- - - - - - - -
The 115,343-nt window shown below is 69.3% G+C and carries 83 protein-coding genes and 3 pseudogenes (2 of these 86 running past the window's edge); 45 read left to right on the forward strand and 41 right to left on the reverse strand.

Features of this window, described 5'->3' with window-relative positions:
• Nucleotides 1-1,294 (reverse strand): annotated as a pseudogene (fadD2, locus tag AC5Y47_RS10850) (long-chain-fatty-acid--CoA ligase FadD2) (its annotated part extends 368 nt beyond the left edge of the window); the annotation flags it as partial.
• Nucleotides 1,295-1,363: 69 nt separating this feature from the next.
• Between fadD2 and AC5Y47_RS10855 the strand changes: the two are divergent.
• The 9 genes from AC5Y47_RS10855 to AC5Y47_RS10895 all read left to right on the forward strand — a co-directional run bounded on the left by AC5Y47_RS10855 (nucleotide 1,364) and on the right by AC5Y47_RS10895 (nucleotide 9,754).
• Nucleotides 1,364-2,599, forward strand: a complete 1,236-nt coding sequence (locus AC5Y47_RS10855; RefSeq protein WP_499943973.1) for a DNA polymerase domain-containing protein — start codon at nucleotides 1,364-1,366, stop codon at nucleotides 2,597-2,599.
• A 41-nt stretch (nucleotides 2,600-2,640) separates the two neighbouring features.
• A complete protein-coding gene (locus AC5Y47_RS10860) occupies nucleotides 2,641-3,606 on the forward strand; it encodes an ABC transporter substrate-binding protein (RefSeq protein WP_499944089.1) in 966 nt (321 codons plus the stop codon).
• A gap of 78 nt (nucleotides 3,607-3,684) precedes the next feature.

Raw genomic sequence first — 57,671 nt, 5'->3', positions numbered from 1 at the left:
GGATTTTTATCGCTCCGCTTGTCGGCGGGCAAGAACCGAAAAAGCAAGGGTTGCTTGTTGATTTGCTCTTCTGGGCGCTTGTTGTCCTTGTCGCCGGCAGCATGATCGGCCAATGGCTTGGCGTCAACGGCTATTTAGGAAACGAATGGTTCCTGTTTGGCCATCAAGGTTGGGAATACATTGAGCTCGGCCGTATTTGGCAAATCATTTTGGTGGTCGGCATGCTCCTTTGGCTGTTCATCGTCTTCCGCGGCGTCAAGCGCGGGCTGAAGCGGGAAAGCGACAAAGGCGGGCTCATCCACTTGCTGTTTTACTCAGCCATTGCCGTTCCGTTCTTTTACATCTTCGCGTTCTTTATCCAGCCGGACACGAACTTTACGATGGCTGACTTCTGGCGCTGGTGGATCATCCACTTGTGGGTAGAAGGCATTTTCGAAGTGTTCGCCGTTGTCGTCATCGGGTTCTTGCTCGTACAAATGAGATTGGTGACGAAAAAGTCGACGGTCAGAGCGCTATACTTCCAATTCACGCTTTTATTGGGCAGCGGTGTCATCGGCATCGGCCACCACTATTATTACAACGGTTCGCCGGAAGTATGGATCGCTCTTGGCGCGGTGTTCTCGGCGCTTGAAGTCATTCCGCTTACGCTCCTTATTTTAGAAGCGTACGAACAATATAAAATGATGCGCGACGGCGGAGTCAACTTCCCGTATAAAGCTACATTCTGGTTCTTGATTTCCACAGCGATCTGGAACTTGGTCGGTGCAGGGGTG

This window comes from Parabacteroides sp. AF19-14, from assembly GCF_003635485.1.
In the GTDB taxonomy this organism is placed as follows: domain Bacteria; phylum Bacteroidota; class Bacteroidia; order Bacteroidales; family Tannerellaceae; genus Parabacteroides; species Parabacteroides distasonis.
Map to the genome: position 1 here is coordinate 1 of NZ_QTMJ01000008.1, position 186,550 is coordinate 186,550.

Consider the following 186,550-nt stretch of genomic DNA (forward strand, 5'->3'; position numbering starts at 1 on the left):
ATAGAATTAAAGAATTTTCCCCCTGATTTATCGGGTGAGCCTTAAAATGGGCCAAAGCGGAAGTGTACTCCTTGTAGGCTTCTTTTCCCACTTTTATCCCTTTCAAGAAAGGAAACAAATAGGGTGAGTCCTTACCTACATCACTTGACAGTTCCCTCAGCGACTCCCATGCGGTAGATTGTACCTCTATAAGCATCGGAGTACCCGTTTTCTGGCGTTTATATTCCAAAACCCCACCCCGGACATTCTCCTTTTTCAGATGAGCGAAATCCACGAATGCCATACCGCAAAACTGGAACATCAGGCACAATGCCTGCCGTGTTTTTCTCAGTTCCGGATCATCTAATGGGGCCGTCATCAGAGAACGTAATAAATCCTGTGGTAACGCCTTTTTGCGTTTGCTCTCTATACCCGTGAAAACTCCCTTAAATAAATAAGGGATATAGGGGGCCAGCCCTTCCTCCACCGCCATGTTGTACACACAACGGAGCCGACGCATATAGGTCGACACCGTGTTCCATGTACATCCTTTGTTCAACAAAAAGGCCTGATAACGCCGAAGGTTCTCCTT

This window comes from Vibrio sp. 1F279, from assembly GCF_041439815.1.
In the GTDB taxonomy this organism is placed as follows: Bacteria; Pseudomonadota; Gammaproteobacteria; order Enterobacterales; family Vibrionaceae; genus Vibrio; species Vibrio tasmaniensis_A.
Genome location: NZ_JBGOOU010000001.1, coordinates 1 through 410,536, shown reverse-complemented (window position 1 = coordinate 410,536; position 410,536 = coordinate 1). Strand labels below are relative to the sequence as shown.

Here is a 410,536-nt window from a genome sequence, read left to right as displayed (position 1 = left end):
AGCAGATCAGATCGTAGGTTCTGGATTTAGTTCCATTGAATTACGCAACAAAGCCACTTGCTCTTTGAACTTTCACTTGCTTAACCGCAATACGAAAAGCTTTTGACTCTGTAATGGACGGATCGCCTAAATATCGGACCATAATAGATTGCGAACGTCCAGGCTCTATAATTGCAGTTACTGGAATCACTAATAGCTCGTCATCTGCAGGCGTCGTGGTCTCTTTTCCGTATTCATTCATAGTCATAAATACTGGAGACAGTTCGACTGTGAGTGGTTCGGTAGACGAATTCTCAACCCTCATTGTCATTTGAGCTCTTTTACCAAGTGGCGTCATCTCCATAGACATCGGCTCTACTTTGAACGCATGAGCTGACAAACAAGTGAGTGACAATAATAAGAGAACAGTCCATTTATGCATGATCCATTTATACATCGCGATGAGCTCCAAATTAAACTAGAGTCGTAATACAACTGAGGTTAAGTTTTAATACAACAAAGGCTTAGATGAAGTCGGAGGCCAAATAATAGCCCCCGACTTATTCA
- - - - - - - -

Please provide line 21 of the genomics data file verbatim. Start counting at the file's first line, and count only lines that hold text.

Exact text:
Here is a 410,536-nt window from a genome sequence, read left to right as displayed (position 1 = left end):